By Geoffrey Smith
Investing.com — U.S. stock markets opened mostly higher on Friday, as robust earnings from Main Street banks and a sharp rebound in housing starts in March sustained the positive mood created by Thursday’s retail sales and jobless claims data.
By 9:45 AM ET (1345 GMT). the Dow Jones Industrial Average had pushed to a new record high of 34,213 points, up 177 points, or 0.5% from Thursday’s close. The S&P 500 was up 0.2% but the Nasdaq Composite was down 0.2% as strong economic data again encouraged outflows into cyclical and value stocks.
Earlier, the Census Bureau reported that housing starts rose to their highest in nearly 15 years in March, rebounding 19% from a weather-depressed February. Building permits also surprised to the upside, rising to 1.766 million, just below their January high.
Among early movers, Morgan Stanley (NYSE:MS) fell 1.2% after reporting a $911 million loss on trading with Archegos Capital, the family office of ex-fund manager that blew up at the start of the month. The disclosure took the gloss of a set of quarterly earnings that was in other respects as strong as the rest of Wall Street. PNC Financial (NYSE:PNC) stock and State Street (NYSE:STT) stock rose 2.6% and 0.5% respectively as their quarterly updates turned out better than expected.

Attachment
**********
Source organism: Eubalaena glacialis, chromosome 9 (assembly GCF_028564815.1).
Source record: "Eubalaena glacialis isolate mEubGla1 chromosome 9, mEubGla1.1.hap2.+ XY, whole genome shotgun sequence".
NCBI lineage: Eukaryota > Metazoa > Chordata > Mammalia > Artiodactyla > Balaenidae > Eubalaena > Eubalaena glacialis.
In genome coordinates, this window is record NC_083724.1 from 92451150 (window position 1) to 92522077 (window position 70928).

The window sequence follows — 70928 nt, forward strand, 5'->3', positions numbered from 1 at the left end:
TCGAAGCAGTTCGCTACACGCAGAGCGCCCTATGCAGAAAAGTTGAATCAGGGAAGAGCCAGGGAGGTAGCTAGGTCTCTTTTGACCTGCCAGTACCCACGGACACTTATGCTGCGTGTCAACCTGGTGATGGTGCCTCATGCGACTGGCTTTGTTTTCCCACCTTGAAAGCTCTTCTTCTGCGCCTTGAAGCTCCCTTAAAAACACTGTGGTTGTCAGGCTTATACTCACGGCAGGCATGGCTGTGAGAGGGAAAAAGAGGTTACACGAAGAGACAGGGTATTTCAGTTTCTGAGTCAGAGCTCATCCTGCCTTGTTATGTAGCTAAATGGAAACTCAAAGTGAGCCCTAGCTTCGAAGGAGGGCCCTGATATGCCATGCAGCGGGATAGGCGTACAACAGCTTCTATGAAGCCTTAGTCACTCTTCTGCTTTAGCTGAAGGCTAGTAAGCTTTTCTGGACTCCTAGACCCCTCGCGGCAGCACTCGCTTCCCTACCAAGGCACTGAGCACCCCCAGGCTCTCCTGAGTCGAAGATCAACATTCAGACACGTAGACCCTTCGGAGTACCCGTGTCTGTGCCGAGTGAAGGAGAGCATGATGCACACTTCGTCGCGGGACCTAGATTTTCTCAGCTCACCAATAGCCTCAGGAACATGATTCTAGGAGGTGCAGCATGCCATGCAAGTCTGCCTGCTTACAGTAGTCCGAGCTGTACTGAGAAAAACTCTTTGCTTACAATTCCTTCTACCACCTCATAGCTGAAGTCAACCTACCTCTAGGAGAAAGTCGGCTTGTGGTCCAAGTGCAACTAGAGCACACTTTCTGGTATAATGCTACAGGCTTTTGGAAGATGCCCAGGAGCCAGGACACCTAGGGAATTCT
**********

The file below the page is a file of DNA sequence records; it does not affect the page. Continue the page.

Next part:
Kansas City Southern (NYSE:KSU), meanwhile, fell 0.5% after the railroad operator reported a fall in revenue in the first quarter.
Battery maker Quantumscape’s (NYSE:QS) stock managed only the weakest of rebounds after tumbling on Thursday to its lowest in over three months on the back of a short report by Scorpion Capital. The stock rose 0.9% after the company said it stood by its data which, it said, “speaks for itself.” It didn’t offer any more detailed rebuttal of Scorpion’s claims, which were dismissed by analysts backing the stock as ‘hearsay’.
General Motors Company (NYSE:GM), which courted controversy last year when it tied up with Nikola, another aggressively-hyped electric mobility company, fell 0.5% after announcing plans to invest $2.3 billion in battery-making capacity together with LG Chem. The announcement comes only days after LG settled a long-running dispute over patent infringement with rival SK Hynix.
Wall Street Opens Higher as Banks, Housing Keep Mood Buoyant; Dow up 175 Pts
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